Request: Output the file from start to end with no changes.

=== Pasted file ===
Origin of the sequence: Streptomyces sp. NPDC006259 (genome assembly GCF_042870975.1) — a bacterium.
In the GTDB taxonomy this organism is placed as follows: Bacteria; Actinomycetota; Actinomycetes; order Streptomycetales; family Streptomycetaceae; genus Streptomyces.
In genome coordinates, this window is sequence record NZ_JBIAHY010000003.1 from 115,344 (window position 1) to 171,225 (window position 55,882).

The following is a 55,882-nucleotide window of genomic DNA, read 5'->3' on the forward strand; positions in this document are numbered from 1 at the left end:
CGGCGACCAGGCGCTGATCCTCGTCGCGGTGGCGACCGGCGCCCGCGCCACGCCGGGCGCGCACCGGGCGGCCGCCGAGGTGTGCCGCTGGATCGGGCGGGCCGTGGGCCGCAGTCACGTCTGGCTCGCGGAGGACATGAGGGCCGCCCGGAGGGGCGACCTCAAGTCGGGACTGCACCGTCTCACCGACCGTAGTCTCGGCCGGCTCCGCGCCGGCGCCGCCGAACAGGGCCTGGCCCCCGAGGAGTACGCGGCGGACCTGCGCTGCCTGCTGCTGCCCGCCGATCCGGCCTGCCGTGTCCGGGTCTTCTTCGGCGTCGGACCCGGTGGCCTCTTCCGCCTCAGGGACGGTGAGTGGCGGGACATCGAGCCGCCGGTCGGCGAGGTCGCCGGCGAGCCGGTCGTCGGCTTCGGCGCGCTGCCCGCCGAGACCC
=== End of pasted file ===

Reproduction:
Origin of the sequence: Streptomyces sp. NPDC006259 (genome assembly GCF_042870975.1) — a bacterium.
In the GTDB taxonomy this organism is placed as follows: Bacteria; Actinomycetota; Actinomycetes; order Streptomycetales; family Streptomycetaceae; genus Streptomyces.
In genome coordinates, this window is sequence record NZ_JBIAHY010000003.1 from 115,344 (window position 1) to 171,225 (window position 55,882).

The following is a 55,882-nucleotide window of genomic DNA, read 5'->3' on the forward strand; positions in this document are numbered from 1 at the left end:
CGGCGACCAGGCGCTGATCCTCGTCGCGGTGGCGACCGGCGCCCGCGCCACGCCGGGCGCGCACCGGGCGGCCGCCGAGGTGTGCCGCTGGATCGGGCGGGCCGTGGGCCGCAGTCACGTCTGGCTCGCGGAGGACATGAGGGCCGCCCGGAGGGGCGACCTCAAGTCGGGACTGCACCGTCTCACCGACCGTAGTCTCGGCCGGCTCCGCGCCGGCGCCGCCGAACAGGGCCTGGCCCCCGAGGAGTACGCGGCGGACCTGCGCTGCCTGCTGCTGCCCGCCGATCCGGCCTGCCGTGTCCGGGTCTTCTTCGGCGTCGGACCCGGTGGCCTCTTCCGCCTCAGGGACGGTGAGTGGCGGGACATCGAGCCGCCGGTCGGCGAGGTCGCCGGCGAGCCGGTCGTCGGCTTCGGCGCGCTGCCCGCCGAGACCC